43rd Annual Meeting – Paintings Session, May 15, "Rediscovering Renoir: Materials and technique in the paintings of Pierre-Auguste Renoir at the Art Institute of Chicago" by Kelly Keegan

Renoir is one of those art historical giants that I’m sometimes guilty of overlooking, simply because of how frequently his imagery appears in contemporary culture. An upcoming treatment of a Renoir painting at work, though, meant that it was high time to take a closer look. Fortunately, Kelly Keegan of the Art Institute of Chicago gave a fantastic presentation on “Rediscovering Renoir” at the 2015 AIC conference, which was brimming with details about the artist’s materials and techniques, and beautiful photomicrographs and graphics.
The presentation was a summary of findings from the in-depth technical study of Renoir’s 15 paintings at the Art Institute of Chicago, conducted as part of the Online Scholarly Catalog Initiative. Examination techniques included x-radiography; infrared, transmitted light, and ultraviolet imaging; x-ray fluorescence spectroscopy; scanning electron microscopy/energy dispersive x-ray spectroscopy; polarized light microscopy, surface-enhanced Raman spectroscopy; thread counting; and, of course, lots and lots of looking under the microscope.
Renoir was both less and more methodical than I expected. For example of the former, he didn’t have a reliable art supply merchant. His canvases ranged in fineness, and thread counting demonstrated that they never came from the same bolt of cloth. Although most of the paintings are now lined and on non-original stretchers, seven canvas stamps from four different suppliers were found. His ground layers were usually white or off-white, with dragged inclusions and palette knife marks indicating application by the artist. The use of the palette knife often exposed the tops of the canvas weave.
Renoir’s compositional planning shows his meticulous side. Even the highly impressionistic work Chrysanthemums includes a graphite underdrawing with individual petals. The artist varied his preparatory drawing medium, using dry media, blue or brown paint, or red lake washes. Slight adjustments were common, and a dramatic change was discovered in Lunch at the Restaurant Fournaise, the catalog cover image: an isolated two-person encounter was initially depicted, but the final product has three figures. Later in Renoir’s career, infrared examination shows the debilitating effect that rheumatoid arthritis had on his once-confident draftsman’s hand.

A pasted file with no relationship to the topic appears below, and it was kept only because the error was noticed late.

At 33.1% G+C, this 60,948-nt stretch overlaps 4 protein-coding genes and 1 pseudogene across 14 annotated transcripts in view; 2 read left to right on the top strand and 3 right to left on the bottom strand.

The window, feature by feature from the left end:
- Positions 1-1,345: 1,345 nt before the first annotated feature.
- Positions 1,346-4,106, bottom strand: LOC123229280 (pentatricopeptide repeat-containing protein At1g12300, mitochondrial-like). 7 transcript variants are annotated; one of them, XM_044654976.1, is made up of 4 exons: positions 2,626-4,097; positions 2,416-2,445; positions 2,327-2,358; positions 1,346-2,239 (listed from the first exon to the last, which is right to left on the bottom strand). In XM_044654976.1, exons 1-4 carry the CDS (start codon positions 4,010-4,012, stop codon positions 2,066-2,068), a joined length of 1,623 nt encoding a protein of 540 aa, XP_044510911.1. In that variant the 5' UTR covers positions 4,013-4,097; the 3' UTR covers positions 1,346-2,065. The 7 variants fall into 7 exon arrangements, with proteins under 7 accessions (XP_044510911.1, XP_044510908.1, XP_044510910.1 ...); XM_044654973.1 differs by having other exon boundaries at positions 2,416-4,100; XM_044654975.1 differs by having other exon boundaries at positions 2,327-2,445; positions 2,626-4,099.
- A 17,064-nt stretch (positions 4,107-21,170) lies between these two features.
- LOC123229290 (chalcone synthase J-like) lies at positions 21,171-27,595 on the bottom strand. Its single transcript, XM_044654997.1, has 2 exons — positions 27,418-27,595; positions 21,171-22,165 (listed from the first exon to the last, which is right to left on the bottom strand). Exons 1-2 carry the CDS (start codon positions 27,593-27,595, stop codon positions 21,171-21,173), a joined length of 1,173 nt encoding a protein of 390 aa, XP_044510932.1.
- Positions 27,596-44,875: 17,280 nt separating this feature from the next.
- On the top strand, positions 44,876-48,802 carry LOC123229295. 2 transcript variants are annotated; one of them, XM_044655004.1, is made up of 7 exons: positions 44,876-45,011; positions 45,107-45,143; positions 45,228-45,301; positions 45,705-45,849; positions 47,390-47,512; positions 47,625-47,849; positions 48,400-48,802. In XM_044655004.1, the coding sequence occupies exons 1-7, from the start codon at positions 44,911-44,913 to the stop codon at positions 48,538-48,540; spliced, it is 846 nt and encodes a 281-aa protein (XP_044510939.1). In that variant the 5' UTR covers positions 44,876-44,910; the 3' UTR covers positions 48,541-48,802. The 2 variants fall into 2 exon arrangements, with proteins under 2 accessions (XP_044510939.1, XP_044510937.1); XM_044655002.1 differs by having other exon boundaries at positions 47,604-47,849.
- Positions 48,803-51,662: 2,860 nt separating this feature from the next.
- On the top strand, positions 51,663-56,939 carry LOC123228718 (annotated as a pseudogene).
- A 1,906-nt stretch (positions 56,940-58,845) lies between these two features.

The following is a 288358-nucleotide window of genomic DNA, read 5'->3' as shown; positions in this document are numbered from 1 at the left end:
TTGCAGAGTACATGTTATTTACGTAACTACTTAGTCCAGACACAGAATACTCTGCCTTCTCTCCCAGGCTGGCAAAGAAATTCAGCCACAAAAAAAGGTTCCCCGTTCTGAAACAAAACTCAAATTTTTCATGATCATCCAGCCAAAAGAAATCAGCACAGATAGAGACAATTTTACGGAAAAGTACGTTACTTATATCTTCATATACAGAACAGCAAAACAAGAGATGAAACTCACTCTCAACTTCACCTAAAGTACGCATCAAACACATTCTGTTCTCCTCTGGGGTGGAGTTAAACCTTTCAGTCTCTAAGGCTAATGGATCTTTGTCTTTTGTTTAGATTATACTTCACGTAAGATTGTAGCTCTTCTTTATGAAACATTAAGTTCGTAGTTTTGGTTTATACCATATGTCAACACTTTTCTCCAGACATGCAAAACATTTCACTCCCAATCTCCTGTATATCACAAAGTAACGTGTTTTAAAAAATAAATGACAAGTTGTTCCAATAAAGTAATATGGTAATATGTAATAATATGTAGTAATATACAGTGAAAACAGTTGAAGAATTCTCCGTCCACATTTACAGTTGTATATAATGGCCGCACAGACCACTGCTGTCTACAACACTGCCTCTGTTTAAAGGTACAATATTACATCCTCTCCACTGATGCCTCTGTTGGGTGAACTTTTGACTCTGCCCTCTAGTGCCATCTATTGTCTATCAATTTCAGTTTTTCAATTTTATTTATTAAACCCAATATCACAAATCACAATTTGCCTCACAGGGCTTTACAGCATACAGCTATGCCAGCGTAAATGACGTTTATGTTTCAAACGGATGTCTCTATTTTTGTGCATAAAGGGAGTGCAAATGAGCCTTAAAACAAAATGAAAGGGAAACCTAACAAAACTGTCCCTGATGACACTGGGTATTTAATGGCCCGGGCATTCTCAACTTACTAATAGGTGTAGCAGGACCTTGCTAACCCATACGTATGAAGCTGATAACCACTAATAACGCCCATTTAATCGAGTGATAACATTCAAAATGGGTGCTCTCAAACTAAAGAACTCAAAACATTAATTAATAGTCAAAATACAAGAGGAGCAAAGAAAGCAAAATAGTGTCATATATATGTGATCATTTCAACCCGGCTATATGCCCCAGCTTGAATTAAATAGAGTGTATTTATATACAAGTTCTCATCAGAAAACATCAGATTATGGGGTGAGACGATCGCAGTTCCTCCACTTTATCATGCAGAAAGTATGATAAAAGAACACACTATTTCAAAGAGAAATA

Graphic illustrating Renoir's use of yellows in 15 paintings. (Photo credit Amber Kerr.)
Graphic illustrating Renoir’s use of yellows in 15 paintings. (Photo credit Amber Kerr.)

Renoir’s color palette included vivid pigments, including emerald green, cobalt blue, various bright yellows (see image above), vermilion, and red lakes, in addition to iron oxides. One color he considered an “unnecessary purchase” was yellow ochre, which he ironically preferred to mix himself using much more expensive pigments. Although he did a lot of blending on the painting, he kept his brush clean to prevent muddying of the colors. In contrast to most other Impressionists, Renoir’s paint layers are quite thin relative to the ground layer. The influence of his teenage training as a porcelain painter is evident in his use of thin glazes, especially with luminescent red lakes over white ground. He used a palette knife at times to scrape away layers and create texture in the interstices of the canvas weave.
This presentation was chock full of technical information and interesting quirks about Renoir that not only make me feel more prepared to approach a Renoir treatment, but also give me a much better appreciation for an artist that deserves a close look. His work shines under the microscope and when considering the individual behind the paintings. The Online Scholarly Catalogs are a wonderful resource, and I’m grateful to have gotten Keegan’s dynamic overview of the Renoir content.